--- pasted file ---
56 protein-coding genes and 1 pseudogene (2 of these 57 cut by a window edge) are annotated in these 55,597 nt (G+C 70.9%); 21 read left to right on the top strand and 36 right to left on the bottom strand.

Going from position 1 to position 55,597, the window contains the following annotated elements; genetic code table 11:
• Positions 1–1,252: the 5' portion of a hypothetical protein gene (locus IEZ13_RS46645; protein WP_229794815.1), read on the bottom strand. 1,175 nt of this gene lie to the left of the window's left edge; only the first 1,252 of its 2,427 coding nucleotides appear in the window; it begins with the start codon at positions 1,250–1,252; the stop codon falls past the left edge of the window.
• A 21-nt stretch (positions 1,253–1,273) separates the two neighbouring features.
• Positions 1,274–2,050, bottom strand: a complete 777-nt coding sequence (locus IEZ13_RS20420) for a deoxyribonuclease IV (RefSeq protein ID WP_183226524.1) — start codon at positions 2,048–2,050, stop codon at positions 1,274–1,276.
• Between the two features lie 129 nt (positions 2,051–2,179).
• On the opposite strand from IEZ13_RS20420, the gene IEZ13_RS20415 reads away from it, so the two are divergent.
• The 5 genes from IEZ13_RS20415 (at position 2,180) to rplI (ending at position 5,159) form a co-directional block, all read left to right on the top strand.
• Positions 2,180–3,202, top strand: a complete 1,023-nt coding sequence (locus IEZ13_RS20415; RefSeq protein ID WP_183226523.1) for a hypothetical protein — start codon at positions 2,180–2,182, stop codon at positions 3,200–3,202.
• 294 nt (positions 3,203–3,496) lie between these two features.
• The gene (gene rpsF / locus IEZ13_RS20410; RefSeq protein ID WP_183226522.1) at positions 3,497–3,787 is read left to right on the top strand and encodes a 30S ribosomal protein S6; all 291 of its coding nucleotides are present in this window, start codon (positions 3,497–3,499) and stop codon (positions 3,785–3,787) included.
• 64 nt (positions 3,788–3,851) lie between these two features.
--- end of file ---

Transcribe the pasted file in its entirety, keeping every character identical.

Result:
56 protein-coding genes and 1 pseudogene (2 of these 57 cut by a window edge) are annotated in these 55,597 nt (G+C 70.9%); 21 read left to right on the top strand and 36 right to left on the bottom strand.

Going from position 1 to position 55,597, the window contains the following annotated elements; genetic code table 11:
• Positions 1–1,252: the 5' portion of a hypothetical protein gene (locus IEZ13_RS46645; protein WP_229794815.1), read on the bottom strand. 1,175 nt of this gene lie to the left of the window's left edge; only the first 1,252 of its 2,427 coding nucleotides appear in the window; it begins with the start codon at positions 1,250–1,252; the stop codon falls past the left edge of the window.
• A 21-nt stretch (positions 1,253–1,273) separates the two neighbouring features.
• Positions 1,274–2,050, bottom strand: a complete 777-nt coding sequence (locus IEZ13_RS20420) for a deoxyribonuclease IV (RefSeq protein ID WP_183226524.1) — start codon at positions 2,048–2,050, stop codon at positions 1,274–1,276.
• Between the two features lie 129 nt (positions 2,051–2,179).
• On the opposite strand from IEZ13_RS20420, the gene IEZ13_RS20415 reads away from it, so the two are divergent.
• The 5 genes from IEZ13_RS20415 (at position 2,180) to rplI (ending at position 5,159) form a co-directional block, all read left to right on the top strand.
• Positions 2,180–3,202, top strand: a complete 1,023-nt coding sequence (locus IEZ13_RS20415; RefSeq protein ID WP_183226523.1) for a hypothetical protein — start codon at positions 2,180–2,182, stop codon at positions 3,200–3,202.
• 294 nt (positions 3,203–3,496) lie between these two features.
• The gene (gene rpsF / locus IEZ13_RS20410; RefSeq protein ID WP_183226522.1) at positions 3,497–3,787 is read left to right on the top strand and encodes a 30S ribosomal protein S6; all 291 of its coding nucleotides are present in this window, start codon (positions 3,497–3,499) and stop codon (positions 3,785–3,787) included.
• 64 nt (positions 3,788–3,851) lie between these two features.